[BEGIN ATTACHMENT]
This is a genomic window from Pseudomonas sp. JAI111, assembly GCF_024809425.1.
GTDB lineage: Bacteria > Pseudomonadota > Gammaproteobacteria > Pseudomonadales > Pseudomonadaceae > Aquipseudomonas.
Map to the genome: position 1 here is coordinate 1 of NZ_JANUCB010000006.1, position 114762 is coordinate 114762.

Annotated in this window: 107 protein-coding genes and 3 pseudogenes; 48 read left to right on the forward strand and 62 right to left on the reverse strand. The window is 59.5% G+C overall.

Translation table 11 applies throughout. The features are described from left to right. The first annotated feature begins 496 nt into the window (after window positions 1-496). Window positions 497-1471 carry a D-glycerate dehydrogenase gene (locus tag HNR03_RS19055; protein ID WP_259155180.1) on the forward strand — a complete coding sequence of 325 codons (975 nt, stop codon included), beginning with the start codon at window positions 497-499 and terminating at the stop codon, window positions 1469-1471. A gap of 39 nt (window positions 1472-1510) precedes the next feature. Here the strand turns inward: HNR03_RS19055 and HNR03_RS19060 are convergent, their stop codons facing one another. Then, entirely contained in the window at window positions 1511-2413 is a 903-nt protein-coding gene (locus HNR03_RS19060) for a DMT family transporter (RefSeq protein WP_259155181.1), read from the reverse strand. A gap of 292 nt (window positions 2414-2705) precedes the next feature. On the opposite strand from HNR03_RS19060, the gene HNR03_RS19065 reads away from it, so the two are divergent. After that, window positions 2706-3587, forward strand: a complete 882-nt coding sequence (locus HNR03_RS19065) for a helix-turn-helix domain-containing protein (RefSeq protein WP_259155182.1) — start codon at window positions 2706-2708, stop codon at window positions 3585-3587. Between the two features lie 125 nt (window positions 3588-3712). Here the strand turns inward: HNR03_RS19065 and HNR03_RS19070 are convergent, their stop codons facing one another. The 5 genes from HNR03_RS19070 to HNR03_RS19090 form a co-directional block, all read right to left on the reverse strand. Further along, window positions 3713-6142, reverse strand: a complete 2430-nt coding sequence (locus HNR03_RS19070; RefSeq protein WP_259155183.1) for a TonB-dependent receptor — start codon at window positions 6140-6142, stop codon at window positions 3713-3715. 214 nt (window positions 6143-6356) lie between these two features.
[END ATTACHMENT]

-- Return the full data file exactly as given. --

This is a genomic window from Pseudomonas sp. JAI111, assembly GCF_024809425.1.
GTDB lineage: Bacteria > Pseudomonadota > Gammaproteobacteria > Pseudomonadales > Pseudomonadaceae > Aquipseudomonas.
Map to the genome: position 1 here is coordinate 1 of NZ_JANUCB010000006.1, position 114762 is coordinate 114762.

Annotated in this window: 107 protein-coding genes and 3 pseudogenes; 48 read left to right on the forward strand and 62 right to left on the reverse strand. The window is 59.5% G+C overall.

Translation table 11 applies throughout. The features are described from left to right. The first annotated feature begins 496 nt into the window (after window positions 1-496). Window positions 497-1471 carry a D-glycerate dehydrogenase gene (locus tag HNR03_RS19055; protein ID WP_259155180.1) on the forward strand — a complete coding sequence of 325 codons (975 nt, stop codon included), beginning with the start codon at window positions 497-499 and terminating at the stop codon, window positions 1469-1471. A gap of 39 nt (window positions 1472-1510) precedes the next feature. Here the strand turns inward: HNR03_RS19055 and HNR03_RS19060 are convergent, their stop codons facing one another. Then, entirely contained in the window at window positions 1511-2413 is a 903-nt protein-coding gene (locus HNR03_RS19060) for a DMT family transporter (RefSeq protein WP_259155181.1), read from the reverse strand. A gap of 292 nt (window positions 2414-2705) precedes the next feature. On the opposite strand from HNR03_RS19060, the gene HNR03_RS19065 reads away from it, so the two are divergent. After that, window positions 2706-3587, forward strand: a complete 882-nt coding sequence (locus HNR03_RS19065) for a helix-turn-helix domain-containing protein (RefSeq protein WP_259155182.1) — start codon at window positions 2706-2708, stop codon at window positions 3585-3587. Between the two features lie 125 nt (window positions 3588-3712). Here the strand turns inward: HNR03_RS19065 and HNR03_RS19070 are convergent, their stop codons facing one another. The 5 genes from HNR03_RS19070 to HNR03_RS19090 form a co-directional block, all read right to left on the reverse strand. Further along, window positions 3713-6142, reverse strand: a complete 2430-nt coding sequence (locus HNR03_RS19070; RefSeq protein WP_259155183.1) for a TonB-dependent receptor — start codon at window positions 6140-6142, stop codon at window positions 3713-3715. 214 nt (window positions 6143-6356) lie between these two features.